On top of this, if clients didn’t manage to complete their homework in the first week, this often led to delays in all areas of the project as this was needed for every other week. As keeping control of the project was one of the main reasons I wanted a process in place, I knew this was something that wasn’t working and needed to change.
Finally, although the first two weeks were very light in work, the final two weeks became unmanageable to the point where I was working ridiculous hours and getting stressed. The spread of work could clearly be improved.
TIP Make notes of what does and doesn’t work for different clients. Unless you have a very specific niche of clients, you will be working with different types of people who work in different ways and your aim is to make the process work for everyone.
After working with each client, I send them a feedback form which included questions about the design process and which different parts worked or didn’t work. I found that keeping to the four week time limit was the main issue (something which I noted myself), and any other issues mainly came down to timekeeping.
TIP You want your feedback form to be detailed but you also don’t want to put people off filling it in. Use a mixture of text boxes and numerical ratings to keep it quick and easy to fill in.
Perfecting the Process
Based on my personal experience with the process and the feedback I received from clients, I decided to make some changes to the process to make it a bit smoother.
It became very clear that the timekeeping was the main issue as almost all of my projects were running over the four weeks. However, I didn’t want to change the time limit to anything longer as the four weeks worked best for me. This meant I had to change the actual process to fit in with the time limit.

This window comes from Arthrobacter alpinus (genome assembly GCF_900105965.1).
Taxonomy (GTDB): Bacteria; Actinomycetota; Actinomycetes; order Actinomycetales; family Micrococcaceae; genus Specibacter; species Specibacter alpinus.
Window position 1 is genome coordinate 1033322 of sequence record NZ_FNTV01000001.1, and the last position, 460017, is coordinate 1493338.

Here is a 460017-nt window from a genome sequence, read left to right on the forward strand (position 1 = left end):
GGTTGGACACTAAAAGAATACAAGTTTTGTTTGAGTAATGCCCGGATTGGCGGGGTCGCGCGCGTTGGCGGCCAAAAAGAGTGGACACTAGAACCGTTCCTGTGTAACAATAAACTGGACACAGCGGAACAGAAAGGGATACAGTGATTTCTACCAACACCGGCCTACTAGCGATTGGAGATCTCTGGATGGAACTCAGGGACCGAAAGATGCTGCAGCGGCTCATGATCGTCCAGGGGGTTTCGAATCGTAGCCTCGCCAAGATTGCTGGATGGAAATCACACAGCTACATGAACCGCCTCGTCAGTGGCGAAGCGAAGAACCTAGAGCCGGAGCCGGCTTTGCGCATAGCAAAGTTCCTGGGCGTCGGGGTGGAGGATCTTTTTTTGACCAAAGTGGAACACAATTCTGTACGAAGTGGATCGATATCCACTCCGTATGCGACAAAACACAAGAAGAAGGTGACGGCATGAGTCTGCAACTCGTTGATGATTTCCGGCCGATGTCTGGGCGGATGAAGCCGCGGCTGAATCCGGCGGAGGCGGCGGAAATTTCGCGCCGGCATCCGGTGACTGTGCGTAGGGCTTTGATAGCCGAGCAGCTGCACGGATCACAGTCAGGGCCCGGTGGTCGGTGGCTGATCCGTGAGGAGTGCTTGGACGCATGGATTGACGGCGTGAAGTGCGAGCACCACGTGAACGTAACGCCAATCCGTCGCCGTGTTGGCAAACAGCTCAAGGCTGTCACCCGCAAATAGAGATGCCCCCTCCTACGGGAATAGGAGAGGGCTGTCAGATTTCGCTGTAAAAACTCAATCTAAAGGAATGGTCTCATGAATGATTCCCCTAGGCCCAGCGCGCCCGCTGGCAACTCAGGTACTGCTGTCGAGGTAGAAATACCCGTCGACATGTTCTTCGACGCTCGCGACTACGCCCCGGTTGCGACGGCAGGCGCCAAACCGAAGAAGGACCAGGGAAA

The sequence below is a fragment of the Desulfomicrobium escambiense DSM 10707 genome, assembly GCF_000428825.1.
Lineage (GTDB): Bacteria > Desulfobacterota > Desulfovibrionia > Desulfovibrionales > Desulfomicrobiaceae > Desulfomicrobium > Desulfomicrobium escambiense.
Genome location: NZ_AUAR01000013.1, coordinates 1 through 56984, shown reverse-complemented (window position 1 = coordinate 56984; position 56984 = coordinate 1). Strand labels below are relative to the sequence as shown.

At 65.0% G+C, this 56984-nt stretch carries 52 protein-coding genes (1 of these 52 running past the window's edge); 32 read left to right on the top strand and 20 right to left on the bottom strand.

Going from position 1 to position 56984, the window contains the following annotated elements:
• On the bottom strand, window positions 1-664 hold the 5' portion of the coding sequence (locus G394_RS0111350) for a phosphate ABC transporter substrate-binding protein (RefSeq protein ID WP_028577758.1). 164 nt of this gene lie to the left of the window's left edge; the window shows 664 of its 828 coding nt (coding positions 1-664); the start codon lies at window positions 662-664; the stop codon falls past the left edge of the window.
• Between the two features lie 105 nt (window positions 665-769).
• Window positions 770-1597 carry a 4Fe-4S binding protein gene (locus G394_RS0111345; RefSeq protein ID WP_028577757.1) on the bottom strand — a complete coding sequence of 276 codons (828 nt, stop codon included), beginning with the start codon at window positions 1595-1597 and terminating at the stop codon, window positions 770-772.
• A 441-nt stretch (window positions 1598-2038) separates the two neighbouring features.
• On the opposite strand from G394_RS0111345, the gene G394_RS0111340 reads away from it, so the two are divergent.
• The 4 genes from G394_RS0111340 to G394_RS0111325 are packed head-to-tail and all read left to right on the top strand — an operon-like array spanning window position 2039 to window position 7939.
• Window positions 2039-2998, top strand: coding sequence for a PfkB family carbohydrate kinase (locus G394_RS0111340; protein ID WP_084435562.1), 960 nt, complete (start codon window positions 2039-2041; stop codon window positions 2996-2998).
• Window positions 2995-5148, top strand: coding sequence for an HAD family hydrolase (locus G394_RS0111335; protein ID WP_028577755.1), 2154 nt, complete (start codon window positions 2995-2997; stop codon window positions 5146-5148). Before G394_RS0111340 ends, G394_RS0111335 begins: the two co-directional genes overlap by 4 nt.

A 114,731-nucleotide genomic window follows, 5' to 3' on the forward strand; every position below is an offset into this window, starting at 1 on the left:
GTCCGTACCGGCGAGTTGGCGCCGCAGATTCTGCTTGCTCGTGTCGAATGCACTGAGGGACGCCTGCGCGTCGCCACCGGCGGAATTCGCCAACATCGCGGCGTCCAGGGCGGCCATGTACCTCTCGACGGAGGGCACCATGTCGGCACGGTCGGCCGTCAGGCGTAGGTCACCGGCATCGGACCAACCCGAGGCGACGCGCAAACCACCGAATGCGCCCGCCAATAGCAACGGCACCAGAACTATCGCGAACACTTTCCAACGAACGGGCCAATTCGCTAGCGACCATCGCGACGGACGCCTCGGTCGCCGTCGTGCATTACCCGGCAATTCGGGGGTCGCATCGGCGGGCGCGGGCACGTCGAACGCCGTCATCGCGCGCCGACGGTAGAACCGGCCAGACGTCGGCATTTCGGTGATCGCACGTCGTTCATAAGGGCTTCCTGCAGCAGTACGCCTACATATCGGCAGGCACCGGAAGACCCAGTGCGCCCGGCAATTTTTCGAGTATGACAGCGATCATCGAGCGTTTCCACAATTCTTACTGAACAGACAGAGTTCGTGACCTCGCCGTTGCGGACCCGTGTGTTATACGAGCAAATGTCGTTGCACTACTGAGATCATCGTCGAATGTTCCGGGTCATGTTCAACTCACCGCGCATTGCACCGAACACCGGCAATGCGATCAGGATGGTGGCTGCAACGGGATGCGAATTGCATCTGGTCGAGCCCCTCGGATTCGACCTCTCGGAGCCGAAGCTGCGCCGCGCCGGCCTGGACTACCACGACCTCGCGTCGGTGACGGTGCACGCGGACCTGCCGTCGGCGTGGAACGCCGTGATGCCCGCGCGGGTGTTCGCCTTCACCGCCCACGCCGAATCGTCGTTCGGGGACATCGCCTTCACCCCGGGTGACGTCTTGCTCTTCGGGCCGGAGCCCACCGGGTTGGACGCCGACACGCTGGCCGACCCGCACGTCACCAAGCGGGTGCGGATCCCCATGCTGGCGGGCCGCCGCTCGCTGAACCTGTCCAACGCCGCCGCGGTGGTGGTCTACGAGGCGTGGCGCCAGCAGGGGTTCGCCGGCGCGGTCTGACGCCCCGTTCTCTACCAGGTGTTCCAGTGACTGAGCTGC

As mentioned, one of the main issues was that client’s didn’t manage to complete the homework in Week One which pushed everything else back. I changed this so that all client homework needed to be completed before we got started with the project. Most of my projects were booked at least a month in advance so my clients had plenty of time to complete the work and I was clear what was expected before they booked in.
Clearing the first week meant I had that extra time to spare to spread the work more effectively. From working with a few clients, I knew how long I needed for each part and I could split the project in a way which gave me the right amount of time and was easier for me to manage.
The last point which didn’t fit in was launching in the final week of the process. This didn’t always work well for clients and sometimes they wanted to push the launch to a later date so they could get used to the new website and prepare their business for the rebrand. I decided to let them choose a date within two weeks of our end date to launch and then I can prepare the launch on that specific date.
These changes automatically made the process much more organised and effective and helped me run my business in a better way.
TIP The changes don’t have to all be done in one go. Make changes as you go along if you think it will help and your process and business will benefit.
Do It All Over Again
Once you have made some changes and perfected your process, you may think that you are finished and this is now your process for life. However, as your business and your talents grow, you may find that you can perfect the process even more or want to work in a slightly different way. Work through the same steps over and over again and always make space for improvements along the way.
TIP Aim to evaluate your process after every client so you are always evolving and improving
Do you have a process in place for your business and if not, what is stopping you? Let me know if this has helped you improve your systems and if there are any posts I can write about processes!
Join the Gatto Community
Sign up to the Gatto newsletter to get your hands on some fab freebies and to receive monthly updates and tips & tricks from DIY Design School.